AI Safety Research

Stefano Ermon

Assistant Professor of Computer Science

Fellow of the Woods Institute for the Environment

Stanford University

ermon@cs.stanford.edu

Project: Robust probabilistic inference engines for autonomous agents

Amount Recommended:    $250,000

Project Summary:

As we close the loop between sensing-reasoning-acting, autonomous agents such as self-driving cars are required to act intelligently and adaptively in increasingly complex and uncertain real-world environments. To make sensible decisions under uncertainty, agents need to reason probabilistically about their environments, e.g., estimate the probability that a pedestrian will cross or that a car will change lane. Over the past decades, AI research has made tremendous progress in automated reasoning. Existing technology achieves super-human performance in numerous domains, including chess-playing and crossword-solving. Unfortunately, current approaches do not provide worst-case guarantees on the quality of the results obtained. For example, it is not possible to rule out completely unexpected behaviors or catastrophic failures. Therefore, we propose to develop novel reasoning technology focusing on soundness and robustness. This research will greatly improve the reliability and safety of next-generation autonomous agents.

Technical Abstract: 

To cope with the uncertainty and ambiguity of real world domains, modern AI systems rely heavily on statistical approaches and probabilistic modeling. Intelligent autonomous agents need to solve numerous probabilistic reasoning tasks, ranging from probabilistic inference to stochastic planning problems. Safety and reliability depend crucially on having both accurate models and sound reasoning techniques. To date, there are two main paradigms for probabilistic reasoning: exact decomposition-based techniques and approximate methods such as variational and MCMC sampling. Neither of them is suitable for supporting autonomous agents interacting with complex environments safely and reliably. Decomposition-based techniques are accurate but are not scalable. Approximate techniques are more scalable, but in most cases do not provide formal guarantees on the accuracy. We therefore proposes to develop probabilistic reasoning technology which is both scalable and provides formal guarantees, i.e., “certificates” of accuracy, as in formal verification. This research will bridge probabilistic and deterministic reasoning, drawing from their respective strengths, and has the potential to greatly improve the reliability and safety of AI and cyber-physical systems.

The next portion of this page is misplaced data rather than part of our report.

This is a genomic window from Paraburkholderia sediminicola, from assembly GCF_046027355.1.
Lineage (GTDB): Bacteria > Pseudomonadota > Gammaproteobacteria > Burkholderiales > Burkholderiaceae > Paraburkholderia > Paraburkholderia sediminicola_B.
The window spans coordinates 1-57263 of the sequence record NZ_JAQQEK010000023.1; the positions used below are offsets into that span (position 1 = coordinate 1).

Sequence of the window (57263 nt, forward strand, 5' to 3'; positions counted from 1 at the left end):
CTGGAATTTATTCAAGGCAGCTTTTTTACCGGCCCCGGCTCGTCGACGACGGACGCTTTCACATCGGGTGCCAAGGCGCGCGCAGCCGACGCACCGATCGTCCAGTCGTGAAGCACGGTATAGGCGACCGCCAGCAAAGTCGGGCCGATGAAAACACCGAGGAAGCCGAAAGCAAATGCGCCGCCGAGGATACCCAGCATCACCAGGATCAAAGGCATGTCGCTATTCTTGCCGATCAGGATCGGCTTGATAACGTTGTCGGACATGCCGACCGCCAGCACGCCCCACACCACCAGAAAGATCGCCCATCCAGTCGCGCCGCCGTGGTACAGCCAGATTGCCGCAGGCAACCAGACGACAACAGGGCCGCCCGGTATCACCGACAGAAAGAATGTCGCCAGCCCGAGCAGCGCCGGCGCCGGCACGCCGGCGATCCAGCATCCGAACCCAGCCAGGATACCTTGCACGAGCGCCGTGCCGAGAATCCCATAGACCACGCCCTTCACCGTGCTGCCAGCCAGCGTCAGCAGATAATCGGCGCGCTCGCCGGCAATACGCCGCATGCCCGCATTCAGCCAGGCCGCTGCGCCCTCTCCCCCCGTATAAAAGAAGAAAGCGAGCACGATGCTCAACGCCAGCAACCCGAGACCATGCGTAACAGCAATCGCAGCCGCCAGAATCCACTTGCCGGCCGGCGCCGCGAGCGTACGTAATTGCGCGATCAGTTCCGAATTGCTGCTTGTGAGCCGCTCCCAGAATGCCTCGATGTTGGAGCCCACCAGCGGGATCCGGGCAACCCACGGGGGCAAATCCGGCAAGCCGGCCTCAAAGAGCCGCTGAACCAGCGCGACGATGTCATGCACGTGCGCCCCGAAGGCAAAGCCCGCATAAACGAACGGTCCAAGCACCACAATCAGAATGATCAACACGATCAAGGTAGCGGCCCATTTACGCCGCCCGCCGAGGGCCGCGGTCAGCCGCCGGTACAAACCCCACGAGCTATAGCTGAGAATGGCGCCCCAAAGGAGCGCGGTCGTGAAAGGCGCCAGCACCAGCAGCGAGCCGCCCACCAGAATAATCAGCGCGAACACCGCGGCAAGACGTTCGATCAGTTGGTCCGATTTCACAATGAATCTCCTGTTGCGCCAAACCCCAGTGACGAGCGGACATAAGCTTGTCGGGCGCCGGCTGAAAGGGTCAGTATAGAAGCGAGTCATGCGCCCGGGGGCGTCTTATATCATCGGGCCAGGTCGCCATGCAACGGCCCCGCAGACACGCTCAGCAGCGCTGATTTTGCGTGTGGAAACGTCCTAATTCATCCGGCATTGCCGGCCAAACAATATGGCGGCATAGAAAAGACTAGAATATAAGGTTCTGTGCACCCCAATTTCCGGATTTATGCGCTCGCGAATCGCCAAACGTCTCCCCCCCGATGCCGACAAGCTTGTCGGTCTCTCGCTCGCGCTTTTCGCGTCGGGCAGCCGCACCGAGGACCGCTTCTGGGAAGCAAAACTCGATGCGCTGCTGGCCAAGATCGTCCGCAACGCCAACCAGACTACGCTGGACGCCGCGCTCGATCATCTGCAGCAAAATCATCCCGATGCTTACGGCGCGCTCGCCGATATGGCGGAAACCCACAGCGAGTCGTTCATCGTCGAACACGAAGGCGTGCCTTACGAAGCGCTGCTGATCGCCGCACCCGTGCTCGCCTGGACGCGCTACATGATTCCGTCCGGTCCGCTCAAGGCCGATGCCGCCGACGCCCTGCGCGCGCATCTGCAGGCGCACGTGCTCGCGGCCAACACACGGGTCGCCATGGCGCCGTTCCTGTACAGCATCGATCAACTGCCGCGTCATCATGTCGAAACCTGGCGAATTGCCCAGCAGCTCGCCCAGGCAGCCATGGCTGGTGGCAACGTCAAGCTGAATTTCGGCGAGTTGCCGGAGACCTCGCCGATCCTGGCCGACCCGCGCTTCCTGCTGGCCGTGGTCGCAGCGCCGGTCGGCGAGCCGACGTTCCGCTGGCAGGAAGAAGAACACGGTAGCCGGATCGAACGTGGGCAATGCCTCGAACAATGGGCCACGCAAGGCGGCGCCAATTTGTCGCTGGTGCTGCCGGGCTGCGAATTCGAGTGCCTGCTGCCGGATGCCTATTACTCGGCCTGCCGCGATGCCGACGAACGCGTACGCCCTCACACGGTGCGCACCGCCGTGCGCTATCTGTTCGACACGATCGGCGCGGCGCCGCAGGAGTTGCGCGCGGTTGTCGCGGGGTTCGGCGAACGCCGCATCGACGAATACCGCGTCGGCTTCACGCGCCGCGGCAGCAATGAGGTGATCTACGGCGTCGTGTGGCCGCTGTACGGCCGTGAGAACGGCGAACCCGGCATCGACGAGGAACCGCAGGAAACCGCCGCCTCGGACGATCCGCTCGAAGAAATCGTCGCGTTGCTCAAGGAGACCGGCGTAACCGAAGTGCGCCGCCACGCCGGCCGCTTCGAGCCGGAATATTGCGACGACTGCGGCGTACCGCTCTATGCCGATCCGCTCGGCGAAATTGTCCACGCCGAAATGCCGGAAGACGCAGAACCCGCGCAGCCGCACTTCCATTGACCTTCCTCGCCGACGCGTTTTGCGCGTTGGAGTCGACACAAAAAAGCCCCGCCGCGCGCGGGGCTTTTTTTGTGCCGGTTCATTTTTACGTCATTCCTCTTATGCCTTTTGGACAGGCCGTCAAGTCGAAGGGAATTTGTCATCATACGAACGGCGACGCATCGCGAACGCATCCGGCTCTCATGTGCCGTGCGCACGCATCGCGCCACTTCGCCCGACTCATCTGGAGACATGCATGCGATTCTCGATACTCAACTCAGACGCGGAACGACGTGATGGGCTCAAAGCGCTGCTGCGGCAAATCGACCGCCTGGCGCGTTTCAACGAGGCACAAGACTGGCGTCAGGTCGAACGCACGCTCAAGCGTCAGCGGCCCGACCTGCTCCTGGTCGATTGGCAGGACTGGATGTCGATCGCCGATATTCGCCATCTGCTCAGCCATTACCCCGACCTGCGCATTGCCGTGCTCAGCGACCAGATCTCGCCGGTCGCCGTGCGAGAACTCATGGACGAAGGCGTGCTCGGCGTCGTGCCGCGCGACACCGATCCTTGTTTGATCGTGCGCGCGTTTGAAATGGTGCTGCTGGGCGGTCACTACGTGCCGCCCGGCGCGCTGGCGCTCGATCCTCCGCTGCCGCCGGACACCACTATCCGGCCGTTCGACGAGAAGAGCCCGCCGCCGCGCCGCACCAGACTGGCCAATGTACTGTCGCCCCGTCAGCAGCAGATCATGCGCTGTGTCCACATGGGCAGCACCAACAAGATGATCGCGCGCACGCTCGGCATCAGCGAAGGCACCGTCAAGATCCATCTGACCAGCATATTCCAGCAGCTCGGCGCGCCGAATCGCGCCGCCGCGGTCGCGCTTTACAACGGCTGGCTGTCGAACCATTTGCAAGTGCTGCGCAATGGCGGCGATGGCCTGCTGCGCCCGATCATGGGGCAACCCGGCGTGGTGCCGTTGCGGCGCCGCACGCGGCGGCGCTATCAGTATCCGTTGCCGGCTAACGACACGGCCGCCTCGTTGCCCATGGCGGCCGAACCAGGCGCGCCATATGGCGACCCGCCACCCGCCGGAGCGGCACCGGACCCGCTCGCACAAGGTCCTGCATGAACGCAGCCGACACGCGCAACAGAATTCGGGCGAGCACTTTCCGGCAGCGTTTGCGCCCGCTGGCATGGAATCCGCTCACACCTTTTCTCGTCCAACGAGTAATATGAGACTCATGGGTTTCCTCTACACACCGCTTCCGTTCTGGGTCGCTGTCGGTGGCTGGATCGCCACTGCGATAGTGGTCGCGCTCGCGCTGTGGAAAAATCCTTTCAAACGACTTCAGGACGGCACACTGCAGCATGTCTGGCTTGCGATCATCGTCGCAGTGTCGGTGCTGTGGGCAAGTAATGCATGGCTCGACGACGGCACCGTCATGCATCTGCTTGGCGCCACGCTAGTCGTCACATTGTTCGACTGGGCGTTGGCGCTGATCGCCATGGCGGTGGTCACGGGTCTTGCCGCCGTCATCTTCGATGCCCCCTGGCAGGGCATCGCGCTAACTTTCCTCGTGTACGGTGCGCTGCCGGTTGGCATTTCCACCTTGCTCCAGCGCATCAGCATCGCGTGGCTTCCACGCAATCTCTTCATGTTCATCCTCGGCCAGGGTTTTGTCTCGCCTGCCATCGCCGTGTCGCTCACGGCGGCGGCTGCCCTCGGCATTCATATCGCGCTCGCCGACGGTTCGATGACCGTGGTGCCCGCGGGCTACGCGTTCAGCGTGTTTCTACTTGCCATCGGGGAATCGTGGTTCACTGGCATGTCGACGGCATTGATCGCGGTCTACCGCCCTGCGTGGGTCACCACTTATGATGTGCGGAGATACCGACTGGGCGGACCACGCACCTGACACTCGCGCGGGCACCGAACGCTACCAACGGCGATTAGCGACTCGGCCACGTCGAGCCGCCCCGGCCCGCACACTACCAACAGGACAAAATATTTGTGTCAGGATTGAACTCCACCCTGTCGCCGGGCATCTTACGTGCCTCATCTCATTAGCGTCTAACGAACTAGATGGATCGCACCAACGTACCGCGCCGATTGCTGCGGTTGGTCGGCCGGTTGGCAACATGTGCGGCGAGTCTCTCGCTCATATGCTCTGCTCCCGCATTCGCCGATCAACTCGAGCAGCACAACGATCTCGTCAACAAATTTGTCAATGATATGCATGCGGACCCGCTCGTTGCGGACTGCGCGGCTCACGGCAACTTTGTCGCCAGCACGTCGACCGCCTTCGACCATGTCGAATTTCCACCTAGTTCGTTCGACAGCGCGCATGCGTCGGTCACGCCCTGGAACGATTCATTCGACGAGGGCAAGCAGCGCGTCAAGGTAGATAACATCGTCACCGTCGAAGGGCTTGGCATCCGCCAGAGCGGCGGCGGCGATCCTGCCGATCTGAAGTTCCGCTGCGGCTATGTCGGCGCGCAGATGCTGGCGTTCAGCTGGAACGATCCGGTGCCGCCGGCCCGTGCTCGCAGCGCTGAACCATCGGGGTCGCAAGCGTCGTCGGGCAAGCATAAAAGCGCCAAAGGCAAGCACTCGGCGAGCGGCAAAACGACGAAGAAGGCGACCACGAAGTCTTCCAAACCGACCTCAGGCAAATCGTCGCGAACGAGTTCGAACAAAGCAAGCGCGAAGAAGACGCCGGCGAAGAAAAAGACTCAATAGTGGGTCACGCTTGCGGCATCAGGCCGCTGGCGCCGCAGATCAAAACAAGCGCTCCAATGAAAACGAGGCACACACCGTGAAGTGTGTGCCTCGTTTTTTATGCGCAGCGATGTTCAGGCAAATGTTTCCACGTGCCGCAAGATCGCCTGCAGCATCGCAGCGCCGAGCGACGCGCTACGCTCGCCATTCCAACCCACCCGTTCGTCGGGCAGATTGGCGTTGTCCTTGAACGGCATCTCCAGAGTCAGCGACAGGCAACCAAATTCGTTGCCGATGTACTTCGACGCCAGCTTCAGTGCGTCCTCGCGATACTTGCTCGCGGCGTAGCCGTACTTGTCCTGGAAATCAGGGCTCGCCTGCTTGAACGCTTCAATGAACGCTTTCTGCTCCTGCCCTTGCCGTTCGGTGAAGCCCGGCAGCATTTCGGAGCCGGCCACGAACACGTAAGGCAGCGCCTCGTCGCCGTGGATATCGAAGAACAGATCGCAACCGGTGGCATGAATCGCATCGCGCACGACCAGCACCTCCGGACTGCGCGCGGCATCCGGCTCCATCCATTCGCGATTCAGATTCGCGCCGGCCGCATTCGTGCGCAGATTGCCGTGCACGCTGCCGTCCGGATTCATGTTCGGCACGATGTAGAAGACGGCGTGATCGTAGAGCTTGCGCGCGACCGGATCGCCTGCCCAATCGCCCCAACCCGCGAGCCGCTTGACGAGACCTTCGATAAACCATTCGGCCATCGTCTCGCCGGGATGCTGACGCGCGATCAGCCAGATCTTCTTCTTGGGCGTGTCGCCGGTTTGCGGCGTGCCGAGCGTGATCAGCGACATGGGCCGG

Publications

  1. Achim, T, et al. Beyond parity constraints: Fourier analysis of hash functions for inference. Proceedings of The 33rd International Conference on Machine Learning, pages 2254–2262, 2016.
    • New analysis of hash functions families for inference in terms of Fourier analysis.
  2. Hsu, L.K., et al. Tight variational bounds via random projections and i-projections. Proceedings of the 19th International Conference on Artificial Intelligence and Statistics, pages 1087–1095, 2016.
    • This paper discusses new techniques to obtain provable guarantees from traditional variational inference algorithms, using random projections and hash functions.
  3. Kim, C., et al. Exact sampling with integer linear programs and random perturbations. Proc. 30th AAAI Conference on Artificial Intelligence, 2016.
    • This paper discusses development of a new exact inference algorithm for discrete probabilistic models that can leverage the reasoning power (and proof certificates) of integer linear programming solvers.
  4. S. Zhao, et al. Closing the gap between short and long xors for model counting. Thirtieth AAAI Conference on Artificial Intelligence, 2016.
    • New analysis of error correcting codes for inference, showing that low-density parity check codes can be used and provide the same accuracy guarantees as traditional (dense) ones, but are much more efficient in practice.

Ongoing Projects/Recent Progress

This team will proceed as planned for year 2, expanding the scope of probabilistic inference algorithms with provable guarantees on the accuracy. In particular, they plan to explore how to apply these new ideas to obtain provable worst-case guarantees in decision-making under uncertainty frameworks.